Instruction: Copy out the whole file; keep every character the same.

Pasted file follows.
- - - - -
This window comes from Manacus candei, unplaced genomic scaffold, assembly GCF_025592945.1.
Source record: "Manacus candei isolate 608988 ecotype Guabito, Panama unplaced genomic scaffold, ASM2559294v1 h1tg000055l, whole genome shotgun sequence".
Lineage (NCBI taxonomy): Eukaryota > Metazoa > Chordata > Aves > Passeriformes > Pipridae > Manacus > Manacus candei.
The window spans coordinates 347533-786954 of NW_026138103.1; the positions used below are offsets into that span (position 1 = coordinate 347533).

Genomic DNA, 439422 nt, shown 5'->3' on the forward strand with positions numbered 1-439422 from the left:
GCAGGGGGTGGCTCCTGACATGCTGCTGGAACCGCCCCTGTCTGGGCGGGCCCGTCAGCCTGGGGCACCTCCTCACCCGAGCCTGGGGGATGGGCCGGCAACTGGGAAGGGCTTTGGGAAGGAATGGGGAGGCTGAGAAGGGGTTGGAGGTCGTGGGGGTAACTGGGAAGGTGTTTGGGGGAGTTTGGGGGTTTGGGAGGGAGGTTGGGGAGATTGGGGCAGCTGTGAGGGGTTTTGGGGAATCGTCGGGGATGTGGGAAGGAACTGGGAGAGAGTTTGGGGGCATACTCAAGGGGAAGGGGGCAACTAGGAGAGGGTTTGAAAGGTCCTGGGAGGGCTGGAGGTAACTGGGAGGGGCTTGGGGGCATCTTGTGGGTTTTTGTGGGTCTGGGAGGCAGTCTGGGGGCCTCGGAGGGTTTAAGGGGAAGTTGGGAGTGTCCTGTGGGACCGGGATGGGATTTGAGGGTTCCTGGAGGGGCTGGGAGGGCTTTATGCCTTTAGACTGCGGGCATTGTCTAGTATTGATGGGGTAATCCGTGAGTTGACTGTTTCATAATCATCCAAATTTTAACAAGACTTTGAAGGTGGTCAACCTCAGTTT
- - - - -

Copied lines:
This window comes from Manacus candei, unplaced genomic scaffold, assembly GCF_025592945.1.
Source record: "Manacus candei isolate 608988 ecotype Guabito, Panama unplaced genomic scaffold, ASM2559294v1 h1tg000055l, whole genome shotgun sequence".
Lineage (NCBI taxonomy): Eukaryota > Metazoa > Chordata > Aves > Passeriformes > Pipridae > Manacus > Manacus candei.
The window spans coordinates 347533-786954 of NW_026138103.1; the positions used below are offsets into that span (position 1 = coordinate 347533).

Genomic DNA, 439422 nt, shown 5'->3' on the forward strand with positions numbered 1-439422 from the left:
GCAGGGGGTGGCTCCTGACATGCTGCTGGAACCGCCCCTGTCTGGGCGGGCCCGTCAGCCTGGGGCACCTCCTCACCCGAGCCTGGGGGATGGGCCGGCAACTGGGAAGGGCTTTGGGAAGGAATGGGGAGGCTGAGAAGGGGTTGGAGGTCGTGGGGGTAACTGGGAAGGTGTTTGGGGGAGTTTGGGGGTTTGGGAGGGAGGTTGGGGAGATTGGGGCAGCTGTGAGGGGTTTTGGGGAATCGTCGGGGATGTGGGAAGGAACTGGGAGAGAGTTTGGGGGCATACTCAAGGGGAAGGGGGCAACTAGGAGAGGGTTTGAAAGGTCCTGGGAGGGCTGGAGGTAACTGGGAGGGGCTTGGGGGCATCTTGTGGGTTTTTGTGGGTCTGGGAGGCAGTCTGGGGGCCTCGGAGGGTTTAAGGGGAAGTTGGGAGTGTCCTGTGGGACCGGGATGGGATTTGAGGGTTCCTGGAGGGGCTGGGAGGGCTTTATGCCTTTAGACTGCGGGCATTGTCTAGTATTGATGGGGTAATCCGTGAGTTGACTGTTTCATAATCATCCAAATTTTAACAAGACTTTGAAGGTGGTCAACCTCAGTTT